Why do you think people should come see The Pillowman? This play is an incredibly clever story. It allows, even requests of, the audience to be smart, and to ask questions. Questions about the characters, about themselves, and about society. The play does this without EVER getting up on a soap box and TELLING the audience what to think, or what “The Message” might be. Because I hate that. This play is very funny. The playwright, Martin McDonagh, has managed to write a play that deals with serious issues while being extremely funny, and at times disconcertingly so. One may find oneself laughing right into a very serious moment. Just when the audience thinks it knows where this play is going, it twists in another direction and takes them by surprise. That’s extremely difficult, and he’s done it with seemingly effortless precision. It is simply unmissable.
Dependants of ignorance: Some fish live in my house, luckily in a tank, but be assured I have not taught them to drive it for safety reasons. Their most surprising feature, as voiced by my relatives regularly, is that they are still alive. I love them, and they don’t mind me too much.
Top 5 books: Jitterbug Perfume, by Tom Robbins. A Prayer For Owen Meany, and Hotel New Hampshire, both by John Irving. Narcissus And Goldmund, by Hermann Hesse. The Underachiever’s Manifesto, by Ray Bennet, M.D. It’s good so far, but I haven’t picked it up in a while.
Top 5 movies: The Big Lebowski. The Life Of Brian. Twelve Angry Men. Ghostbusters. Nuts In May.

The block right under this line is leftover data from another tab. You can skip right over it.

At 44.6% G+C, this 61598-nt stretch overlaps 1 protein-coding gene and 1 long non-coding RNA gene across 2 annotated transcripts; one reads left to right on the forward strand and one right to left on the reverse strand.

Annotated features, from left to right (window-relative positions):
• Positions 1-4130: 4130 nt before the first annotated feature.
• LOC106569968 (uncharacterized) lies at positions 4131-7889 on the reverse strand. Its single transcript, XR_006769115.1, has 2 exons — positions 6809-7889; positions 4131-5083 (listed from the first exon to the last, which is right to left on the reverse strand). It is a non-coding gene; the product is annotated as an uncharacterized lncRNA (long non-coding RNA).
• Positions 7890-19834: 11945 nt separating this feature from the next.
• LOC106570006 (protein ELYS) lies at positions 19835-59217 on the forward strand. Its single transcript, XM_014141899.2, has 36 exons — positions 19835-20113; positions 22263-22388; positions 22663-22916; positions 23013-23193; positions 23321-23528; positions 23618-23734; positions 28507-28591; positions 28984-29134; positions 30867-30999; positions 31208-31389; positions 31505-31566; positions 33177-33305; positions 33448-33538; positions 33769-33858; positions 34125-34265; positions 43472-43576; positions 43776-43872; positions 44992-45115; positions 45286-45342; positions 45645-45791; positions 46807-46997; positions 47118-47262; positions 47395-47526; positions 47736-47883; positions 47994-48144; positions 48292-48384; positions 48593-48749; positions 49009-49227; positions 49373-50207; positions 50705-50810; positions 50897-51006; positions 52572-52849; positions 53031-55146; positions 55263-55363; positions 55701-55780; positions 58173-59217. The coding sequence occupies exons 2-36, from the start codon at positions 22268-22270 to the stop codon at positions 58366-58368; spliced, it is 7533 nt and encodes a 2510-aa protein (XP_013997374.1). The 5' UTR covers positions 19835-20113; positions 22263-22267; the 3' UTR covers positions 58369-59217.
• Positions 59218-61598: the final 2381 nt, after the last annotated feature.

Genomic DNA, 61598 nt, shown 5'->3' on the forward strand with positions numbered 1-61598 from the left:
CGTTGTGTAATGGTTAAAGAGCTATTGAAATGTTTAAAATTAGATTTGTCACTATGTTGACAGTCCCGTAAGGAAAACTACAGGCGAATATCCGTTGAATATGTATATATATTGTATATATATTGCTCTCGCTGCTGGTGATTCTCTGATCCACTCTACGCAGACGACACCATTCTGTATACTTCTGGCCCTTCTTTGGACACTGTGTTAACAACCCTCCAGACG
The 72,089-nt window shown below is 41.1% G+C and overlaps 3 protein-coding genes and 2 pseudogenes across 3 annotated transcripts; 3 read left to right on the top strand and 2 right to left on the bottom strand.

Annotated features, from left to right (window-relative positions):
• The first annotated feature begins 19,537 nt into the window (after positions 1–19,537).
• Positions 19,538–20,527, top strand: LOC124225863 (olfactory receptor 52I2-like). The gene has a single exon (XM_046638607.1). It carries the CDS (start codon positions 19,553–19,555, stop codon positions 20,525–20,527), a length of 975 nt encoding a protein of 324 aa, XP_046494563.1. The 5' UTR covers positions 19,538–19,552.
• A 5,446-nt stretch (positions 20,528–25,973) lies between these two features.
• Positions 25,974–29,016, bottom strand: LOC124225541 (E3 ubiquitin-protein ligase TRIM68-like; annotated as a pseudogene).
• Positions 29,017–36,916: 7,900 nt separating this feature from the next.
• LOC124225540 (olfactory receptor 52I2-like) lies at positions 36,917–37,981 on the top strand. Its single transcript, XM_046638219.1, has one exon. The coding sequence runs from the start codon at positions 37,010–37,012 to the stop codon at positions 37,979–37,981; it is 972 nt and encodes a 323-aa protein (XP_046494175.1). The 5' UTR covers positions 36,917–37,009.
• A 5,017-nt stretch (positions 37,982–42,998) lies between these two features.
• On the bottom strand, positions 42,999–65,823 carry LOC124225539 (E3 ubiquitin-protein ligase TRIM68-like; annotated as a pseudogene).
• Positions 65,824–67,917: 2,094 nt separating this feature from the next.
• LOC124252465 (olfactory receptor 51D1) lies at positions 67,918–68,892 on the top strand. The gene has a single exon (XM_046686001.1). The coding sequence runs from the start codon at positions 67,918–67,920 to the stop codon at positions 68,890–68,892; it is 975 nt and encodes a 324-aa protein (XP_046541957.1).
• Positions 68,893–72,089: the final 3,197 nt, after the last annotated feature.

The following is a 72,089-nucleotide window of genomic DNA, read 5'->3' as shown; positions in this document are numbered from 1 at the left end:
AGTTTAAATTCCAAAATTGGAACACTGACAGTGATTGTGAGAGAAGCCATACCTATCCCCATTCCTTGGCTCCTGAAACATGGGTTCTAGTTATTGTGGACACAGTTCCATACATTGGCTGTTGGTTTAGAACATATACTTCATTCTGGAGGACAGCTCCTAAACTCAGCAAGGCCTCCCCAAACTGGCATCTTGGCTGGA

Top 5 bands: The Shins. The Beatles. Radiohead. The Divine Comedy. Sting-a-ling ling.
Favorite quote: “Those who can give up essential liberty to purchase a little temporary safety, deserve neither liberty nor safety.” – BenjaminFranklin, 1759.
Favorite local spots: My girlfriend’s house; Mad Dogs And Englishmen – fish and chips; The Publix on Nebraska in Seminole Heights for the people-watching; my uncle and aunt’s guest house.
Favorite vacation spot: Key West/Switzerland. It’s a draw.
Hobbies: Painting and doing drawings. Making my girlfriend snort with laughter, which I’ve done TWICE! Writing. Woodwork. Playing the only song I know on the piano, over and over and over again.
Heroes/Role Models: Hmm. Well, if Atticus Finch, the Dalai Lama, Eddie Izzard and Monty Python could be squeezed into one being and still be comfortable, then that being would be my hero, above and beyond achieving that impossible feat. Or Jethroe the Dog, because he’s been through a lot, but still wags his tail a great deal, and never complains.
Anything else to add? Well, I’d like to thank David Jenkins for casting me in The Pillowman, and for his excellent direction, not only because I know he’ll read this, but also because I am genuinely massively grateful to him for giving me this opportunity. I’d like to thank Jobsite for being such a good company to work for and with – solid, quality theatre is hard to come by, anywhere, and these guys are doing a sterling job of creating wonderfully entertaining, engaging work again and again.
I’d like to thank most of all my wonderful girlfriend Kari for all the help she’s given me, and all the support throughout this rehearsal process, and throughout our relationship. She has, literally and figuratively, bent over backwards for me, and that’s incredibly generous behavior.